Choose one essay to write about from file “short essay questions”, the relavent file to the essay is in file “Top Pay”and “Marsden”, make sure you use them as stated in the essay question.
Use about 9 references from the file “reading pack” and rest from other up to date academic articles.
“module outline” and “assessment criteria” are there to guide this essay.
BUS 320: Employment Relations
General Essay Guidelines
You essay should contain an introduction, main body, conclusion and a bibliography.
A short introduction stating the goal of the paper and how it is organized helps the reader to understand and follow your argument. It will also help you to stick to the point and maintain an organized approach. Answer the question in the first paragraph, and then explain how you intend to go about supporting this answer in the body of your essay (statement of intent). Don’t go off into page-long descriptions of various theories without explaining how you propose to use these to answer the question or to prove a particular point.
A review of the literature should follow. The reviewed literature should be summarised and applied to the question at hand. It can be useful to go outside of the course readings for additional insight. The use of personal, professional, or published cases as support of an argument are also encouraged, but only when they support your argument. Both theoretical and empirical work should be cited.
Definition of terms
Be sure to define terms so the reader knows what you mean when you use them. Even if there are many available definitions, pick one to use for your essay. You might choose to include your definitions in your introduction.
Answering the question
Be sure to address and answer the question. Summarise the literature review and relate it back to the question. Use your time, effort and space effectively to argue your case. Ask yourself when writing, “Is this necessary to support my answer?” Long lists of every single aspect of a theory are of no use unless they have relevance to the question at hand. A short summary of the list would probably better serve time restrictions and the focus of your paper. Remember to address both sides of the issue. If the essay question asks you to “critically evaluate” a given statement, don’t just provide evidence for why this statement might be true. Explore reasons why it may be false. At the end, weigh up the evidence and come down on either one side or the other (or explain why you might prefer to sit on the fence).
Link one paragraph to the next. E.g., if you’re switching from discussing motivation theories to explaining what performance related pay is, make it obvious how one relates to the other or how you plan to link the two later in your paper.
All statements of fact or empirical findings must be supported by cites inserted in the text. Ask yourself, “Who says so, or how do I know this?” For instance, if you write, “Studies have shown performance-related pay to be an effective motivational tool under certain circumstances”, make sure to show that you are not making this evidence up yourself. Cite the author(s) whose study provided the evidence by following the sentence with parentheses containing the author’s name and the date of the publication, e.g. (Smith et al., 1983). You might also wish to give a brief description of the study in question and its findings. Include the page number of the original document if you are using a direct quote from the author. All of these cites should then be listed in the Bibliography. Any author cited in-text must be included in the Bibliography, unless you state in the citation that you got the information from a cite in another author’s article: e.g., (Jones, 1981, cited in Smith et al., 1983). In this case, only Smith et al. need to be included in the Bibliography.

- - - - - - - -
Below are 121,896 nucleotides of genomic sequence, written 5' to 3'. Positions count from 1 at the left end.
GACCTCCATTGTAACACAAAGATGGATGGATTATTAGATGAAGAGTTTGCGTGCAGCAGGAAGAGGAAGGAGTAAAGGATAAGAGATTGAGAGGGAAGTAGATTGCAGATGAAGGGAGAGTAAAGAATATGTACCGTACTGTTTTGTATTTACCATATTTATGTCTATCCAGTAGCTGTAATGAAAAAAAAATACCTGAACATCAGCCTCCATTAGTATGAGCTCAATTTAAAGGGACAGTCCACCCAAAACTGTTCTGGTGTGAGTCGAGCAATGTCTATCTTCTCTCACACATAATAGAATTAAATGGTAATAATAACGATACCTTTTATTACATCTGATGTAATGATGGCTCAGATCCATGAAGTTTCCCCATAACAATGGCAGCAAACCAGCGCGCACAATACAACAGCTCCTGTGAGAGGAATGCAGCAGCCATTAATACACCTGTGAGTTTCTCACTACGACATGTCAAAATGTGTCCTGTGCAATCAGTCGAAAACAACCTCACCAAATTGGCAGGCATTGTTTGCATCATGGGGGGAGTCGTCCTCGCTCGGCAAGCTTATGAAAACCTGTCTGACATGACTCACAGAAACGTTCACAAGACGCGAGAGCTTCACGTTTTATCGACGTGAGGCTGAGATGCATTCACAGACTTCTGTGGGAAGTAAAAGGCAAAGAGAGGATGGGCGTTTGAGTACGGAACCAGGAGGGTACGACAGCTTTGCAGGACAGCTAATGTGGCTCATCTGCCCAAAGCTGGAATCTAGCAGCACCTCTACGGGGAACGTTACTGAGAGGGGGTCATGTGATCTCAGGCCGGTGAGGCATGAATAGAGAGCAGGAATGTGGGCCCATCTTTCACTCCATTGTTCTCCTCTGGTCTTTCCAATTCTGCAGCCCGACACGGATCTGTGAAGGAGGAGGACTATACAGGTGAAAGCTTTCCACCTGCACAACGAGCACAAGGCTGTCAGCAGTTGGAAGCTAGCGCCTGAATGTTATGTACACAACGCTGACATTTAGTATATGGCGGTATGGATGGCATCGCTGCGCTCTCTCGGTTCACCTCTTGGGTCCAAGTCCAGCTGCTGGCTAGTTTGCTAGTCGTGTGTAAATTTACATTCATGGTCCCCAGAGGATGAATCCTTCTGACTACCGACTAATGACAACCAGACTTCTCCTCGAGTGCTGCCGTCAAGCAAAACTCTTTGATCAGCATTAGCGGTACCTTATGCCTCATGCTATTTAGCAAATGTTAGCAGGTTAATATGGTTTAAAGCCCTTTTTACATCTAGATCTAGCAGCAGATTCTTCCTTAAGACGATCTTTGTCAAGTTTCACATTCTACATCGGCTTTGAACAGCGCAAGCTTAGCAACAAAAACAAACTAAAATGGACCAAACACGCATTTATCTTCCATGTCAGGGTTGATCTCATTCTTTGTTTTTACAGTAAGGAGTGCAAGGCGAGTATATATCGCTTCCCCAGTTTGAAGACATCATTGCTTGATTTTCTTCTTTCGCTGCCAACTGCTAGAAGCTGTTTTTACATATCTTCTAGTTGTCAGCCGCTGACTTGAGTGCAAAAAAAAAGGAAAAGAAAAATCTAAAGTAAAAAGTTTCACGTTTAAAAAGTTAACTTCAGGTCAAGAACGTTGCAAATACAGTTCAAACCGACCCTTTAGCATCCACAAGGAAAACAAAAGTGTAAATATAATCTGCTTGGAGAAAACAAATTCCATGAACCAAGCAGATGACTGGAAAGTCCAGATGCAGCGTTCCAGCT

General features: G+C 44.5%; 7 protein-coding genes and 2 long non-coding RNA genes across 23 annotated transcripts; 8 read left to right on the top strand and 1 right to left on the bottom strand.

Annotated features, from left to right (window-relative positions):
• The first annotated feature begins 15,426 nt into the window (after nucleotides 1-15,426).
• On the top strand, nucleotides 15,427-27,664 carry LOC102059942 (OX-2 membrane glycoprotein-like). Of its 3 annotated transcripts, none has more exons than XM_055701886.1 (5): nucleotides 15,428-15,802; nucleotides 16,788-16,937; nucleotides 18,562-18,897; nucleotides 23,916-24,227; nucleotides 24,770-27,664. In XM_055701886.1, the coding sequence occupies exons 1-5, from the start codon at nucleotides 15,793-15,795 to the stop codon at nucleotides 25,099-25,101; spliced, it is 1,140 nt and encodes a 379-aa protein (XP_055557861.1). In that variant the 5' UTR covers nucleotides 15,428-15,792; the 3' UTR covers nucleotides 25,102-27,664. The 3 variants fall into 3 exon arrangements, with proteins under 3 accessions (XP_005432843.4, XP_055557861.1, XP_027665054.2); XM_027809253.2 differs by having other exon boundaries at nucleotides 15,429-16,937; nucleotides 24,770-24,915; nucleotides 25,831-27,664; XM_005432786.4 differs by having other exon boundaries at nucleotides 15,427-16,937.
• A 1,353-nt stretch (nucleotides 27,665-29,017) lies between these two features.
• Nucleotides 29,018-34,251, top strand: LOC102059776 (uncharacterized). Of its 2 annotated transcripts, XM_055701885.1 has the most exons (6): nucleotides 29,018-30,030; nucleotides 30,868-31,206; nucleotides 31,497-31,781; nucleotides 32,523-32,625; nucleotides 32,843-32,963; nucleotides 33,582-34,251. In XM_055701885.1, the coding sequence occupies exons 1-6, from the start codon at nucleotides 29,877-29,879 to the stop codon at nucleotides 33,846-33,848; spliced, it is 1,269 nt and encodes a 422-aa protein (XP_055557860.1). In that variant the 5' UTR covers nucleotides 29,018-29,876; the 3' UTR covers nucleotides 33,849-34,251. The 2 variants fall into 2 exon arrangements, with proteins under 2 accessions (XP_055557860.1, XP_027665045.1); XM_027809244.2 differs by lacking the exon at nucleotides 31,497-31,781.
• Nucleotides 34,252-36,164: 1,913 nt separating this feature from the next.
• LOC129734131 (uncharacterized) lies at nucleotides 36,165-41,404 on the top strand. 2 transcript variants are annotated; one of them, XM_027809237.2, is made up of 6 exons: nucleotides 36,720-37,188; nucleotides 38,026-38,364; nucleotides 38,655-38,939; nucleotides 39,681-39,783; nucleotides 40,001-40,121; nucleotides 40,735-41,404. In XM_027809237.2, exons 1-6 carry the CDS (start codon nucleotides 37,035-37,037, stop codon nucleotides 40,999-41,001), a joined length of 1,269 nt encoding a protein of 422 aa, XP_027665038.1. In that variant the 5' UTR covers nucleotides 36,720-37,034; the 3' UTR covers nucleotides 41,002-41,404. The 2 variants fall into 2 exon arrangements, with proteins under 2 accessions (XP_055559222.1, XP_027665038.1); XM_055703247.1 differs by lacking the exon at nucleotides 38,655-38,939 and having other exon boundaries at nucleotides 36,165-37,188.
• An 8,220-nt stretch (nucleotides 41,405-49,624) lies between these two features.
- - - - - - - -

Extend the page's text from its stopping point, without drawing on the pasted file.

The conclusion should contain a summary of your case with references back to your strongest points. Again, the answer to your question should be clearly stated. Your conclusion should not contain any new information, theories or arguments.
The Bibliography should be on a separate page at the end of the essay. Use single spacing and separate each reference with a blank space. Examples of how to reference:
1. A journal article:
Barrett, A. and O’Connell, P.J. (2001) “Does training generally work? The returns to in-company training”, Industrial and Labor Relations Review, 54(3), 647-662
2. An article or chapter in a book:
Salas, E., Cannon-Bowers, J., Rhodenizer, L. and Clint B., (1999) Training in Organisations: Myths, misconceptions and mistaken assumptions in Ferris G.R. (ed) Research in Personnel and Human Resources Management, Vol. 17 pp123-161 Stamford, CT: JAI Press.
3. A whole book:
Beardwell, I. and Holden, L. (2001) Human Resource Management: A Contemporary Approach, Prentice Hall: London.
Do not include any references to materials that have not been cited in the text of your essay. If you read the article or book but did not cite it within your essay, it should not be listed in your Bibliography.
Your essay grade will be based on:
1. Clear organisation of ideas
2. Effective introduction and conclusion
3. Answering the question(s)
4. Understanding of material used
5. Relevance of material used
6. Awareness and understanding of different perspectives
7. Use of supporting evidence
8. Appropriate range of reading
9. Clarity of expression, sentence structure.
10. Referencing and Bibliography
11. Syntax, grammar, spelling (use Spellcheck!)
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